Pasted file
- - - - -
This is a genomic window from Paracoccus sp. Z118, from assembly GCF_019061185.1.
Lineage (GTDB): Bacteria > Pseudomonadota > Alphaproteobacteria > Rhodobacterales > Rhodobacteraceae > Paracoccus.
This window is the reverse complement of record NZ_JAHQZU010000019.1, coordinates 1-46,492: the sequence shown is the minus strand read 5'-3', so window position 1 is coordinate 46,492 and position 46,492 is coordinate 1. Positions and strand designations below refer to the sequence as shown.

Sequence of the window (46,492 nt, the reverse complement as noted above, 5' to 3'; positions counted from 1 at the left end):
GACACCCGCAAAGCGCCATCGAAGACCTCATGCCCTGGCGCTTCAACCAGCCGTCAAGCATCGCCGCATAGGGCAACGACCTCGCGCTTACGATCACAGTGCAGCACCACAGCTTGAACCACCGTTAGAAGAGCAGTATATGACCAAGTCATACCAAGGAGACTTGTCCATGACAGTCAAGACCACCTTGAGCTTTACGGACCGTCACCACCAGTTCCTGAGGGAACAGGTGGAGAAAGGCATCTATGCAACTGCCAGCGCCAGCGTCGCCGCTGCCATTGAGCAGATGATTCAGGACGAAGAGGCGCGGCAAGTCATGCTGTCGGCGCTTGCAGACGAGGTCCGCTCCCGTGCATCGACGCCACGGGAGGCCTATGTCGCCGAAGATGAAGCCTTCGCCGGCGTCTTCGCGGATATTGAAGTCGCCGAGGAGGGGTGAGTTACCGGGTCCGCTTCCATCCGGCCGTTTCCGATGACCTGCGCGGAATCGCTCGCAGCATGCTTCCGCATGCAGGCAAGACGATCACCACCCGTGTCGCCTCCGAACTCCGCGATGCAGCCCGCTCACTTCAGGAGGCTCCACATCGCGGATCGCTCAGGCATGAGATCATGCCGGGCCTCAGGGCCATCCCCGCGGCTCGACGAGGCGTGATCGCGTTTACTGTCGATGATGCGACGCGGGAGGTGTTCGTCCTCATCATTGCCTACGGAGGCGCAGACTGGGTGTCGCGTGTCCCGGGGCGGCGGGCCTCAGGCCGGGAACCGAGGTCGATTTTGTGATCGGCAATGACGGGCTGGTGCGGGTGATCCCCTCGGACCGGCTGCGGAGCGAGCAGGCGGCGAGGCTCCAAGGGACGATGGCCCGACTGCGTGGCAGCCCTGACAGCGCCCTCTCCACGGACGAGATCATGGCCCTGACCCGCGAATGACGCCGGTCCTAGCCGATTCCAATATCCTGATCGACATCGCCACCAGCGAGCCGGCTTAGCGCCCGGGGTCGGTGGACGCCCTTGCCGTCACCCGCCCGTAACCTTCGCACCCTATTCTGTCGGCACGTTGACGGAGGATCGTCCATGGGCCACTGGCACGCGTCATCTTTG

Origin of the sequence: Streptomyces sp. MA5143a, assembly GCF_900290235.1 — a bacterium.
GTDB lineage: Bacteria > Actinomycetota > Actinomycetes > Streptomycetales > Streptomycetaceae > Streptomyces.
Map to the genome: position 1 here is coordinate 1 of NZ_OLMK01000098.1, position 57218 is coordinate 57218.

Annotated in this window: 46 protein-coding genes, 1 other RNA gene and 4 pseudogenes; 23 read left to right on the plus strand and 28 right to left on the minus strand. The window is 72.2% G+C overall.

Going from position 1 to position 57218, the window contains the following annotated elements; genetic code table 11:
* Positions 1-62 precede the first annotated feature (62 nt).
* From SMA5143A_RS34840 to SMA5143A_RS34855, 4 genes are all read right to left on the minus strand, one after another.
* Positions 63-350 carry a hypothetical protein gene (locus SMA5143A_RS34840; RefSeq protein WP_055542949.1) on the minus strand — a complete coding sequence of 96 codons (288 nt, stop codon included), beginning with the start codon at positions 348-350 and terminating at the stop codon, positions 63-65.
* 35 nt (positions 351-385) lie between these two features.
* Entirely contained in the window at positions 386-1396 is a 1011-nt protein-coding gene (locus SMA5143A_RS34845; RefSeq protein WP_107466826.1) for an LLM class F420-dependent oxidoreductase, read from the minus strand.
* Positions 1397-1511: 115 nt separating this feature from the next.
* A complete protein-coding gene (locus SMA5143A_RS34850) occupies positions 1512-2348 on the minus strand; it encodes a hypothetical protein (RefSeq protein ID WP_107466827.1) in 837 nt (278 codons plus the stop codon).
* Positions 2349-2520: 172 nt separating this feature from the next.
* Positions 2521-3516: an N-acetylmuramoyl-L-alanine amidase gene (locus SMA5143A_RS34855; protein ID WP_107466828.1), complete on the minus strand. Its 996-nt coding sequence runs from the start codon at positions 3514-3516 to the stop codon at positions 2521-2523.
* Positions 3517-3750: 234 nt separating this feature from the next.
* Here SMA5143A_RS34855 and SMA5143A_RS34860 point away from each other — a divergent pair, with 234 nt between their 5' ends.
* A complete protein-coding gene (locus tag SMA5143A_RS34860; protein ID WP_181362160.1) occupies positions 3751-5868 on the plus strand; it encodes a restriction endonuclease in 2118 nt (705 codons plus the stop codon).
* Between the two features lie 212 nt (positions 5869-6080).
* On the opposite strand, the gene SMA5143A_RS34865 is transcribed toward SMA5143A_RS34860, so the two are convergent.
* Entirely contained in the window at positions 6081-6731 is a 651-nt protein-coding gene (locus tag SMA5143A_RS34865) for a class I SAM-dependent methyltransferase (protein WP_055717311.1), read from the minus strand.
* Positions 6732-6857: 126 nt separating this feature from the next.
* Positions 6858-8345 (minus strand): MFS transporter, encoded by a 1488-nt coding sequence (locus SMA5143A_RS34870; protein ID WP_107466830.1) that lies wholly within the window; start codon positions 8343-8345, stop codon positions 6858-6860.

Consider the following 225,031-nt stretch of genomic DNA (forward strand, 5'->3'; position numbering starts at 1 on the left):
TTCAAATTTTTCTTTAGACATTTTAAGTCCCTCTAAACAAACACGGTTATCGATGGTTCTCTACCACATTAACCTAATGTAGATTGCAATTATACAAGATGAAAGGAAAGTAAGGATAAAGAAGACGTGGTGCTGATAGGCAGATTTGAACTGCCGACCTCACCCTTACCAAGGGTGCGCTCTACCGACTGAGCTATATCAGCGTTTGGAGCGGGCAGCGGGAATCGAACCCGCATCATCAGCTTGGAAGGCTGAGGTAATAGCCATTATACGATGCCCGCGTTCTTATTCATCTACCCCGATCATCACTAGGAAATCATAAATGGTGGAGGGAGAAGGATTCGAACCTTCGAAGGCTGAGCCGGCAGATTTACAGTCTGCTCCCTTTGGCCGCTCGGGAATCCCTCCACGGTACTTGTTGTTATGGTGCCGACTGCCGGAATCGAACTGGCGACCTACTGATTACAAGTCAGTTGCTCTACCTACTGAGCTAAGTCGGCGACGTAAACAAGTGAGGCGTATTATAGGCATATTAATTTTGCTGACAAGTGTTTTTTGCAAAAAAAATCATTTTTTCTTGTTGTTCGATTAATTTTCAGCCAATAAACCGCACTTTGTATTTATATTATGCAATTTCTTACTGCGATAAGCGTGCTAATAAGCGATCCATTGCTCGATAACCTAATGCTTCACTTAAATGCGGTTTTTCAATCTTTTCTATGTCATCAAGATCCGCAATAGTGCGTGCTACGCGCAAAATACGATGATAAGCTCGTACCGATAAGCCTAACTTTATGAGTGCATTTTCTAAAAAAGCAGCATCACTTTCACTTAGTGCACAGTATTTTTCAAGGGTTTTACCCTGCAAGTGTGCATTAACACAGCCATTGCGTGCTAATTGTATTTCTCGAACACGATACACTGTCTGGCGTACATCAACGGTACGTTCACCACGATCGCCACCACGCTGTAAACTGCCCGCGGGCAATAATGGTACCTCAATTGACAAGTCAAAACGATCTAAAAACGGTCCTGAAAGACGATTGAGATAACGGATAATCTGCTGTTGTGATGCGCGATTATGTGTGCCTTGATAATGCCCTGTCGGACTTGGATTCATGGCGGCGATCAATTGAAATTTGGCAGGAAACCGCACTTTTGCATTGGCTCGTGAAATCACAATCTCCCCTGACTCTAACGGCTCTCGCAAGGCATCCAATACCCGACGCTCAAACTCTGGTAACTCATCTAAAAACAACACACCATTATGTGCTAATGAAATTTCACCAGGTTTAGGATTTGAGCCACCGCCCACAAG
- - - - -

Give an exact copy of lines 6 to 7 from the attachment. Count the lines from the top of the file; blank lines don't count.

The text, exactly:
Origin of the sequence: Streptomyces sp. MA5143a, assembly GCF_900290235.1 — a bacterium.
GTDB lineage: Bacteria > Actinomycetota > Actinomycetes > Streptomycetales > Streptomycetaceae > Streptomyces.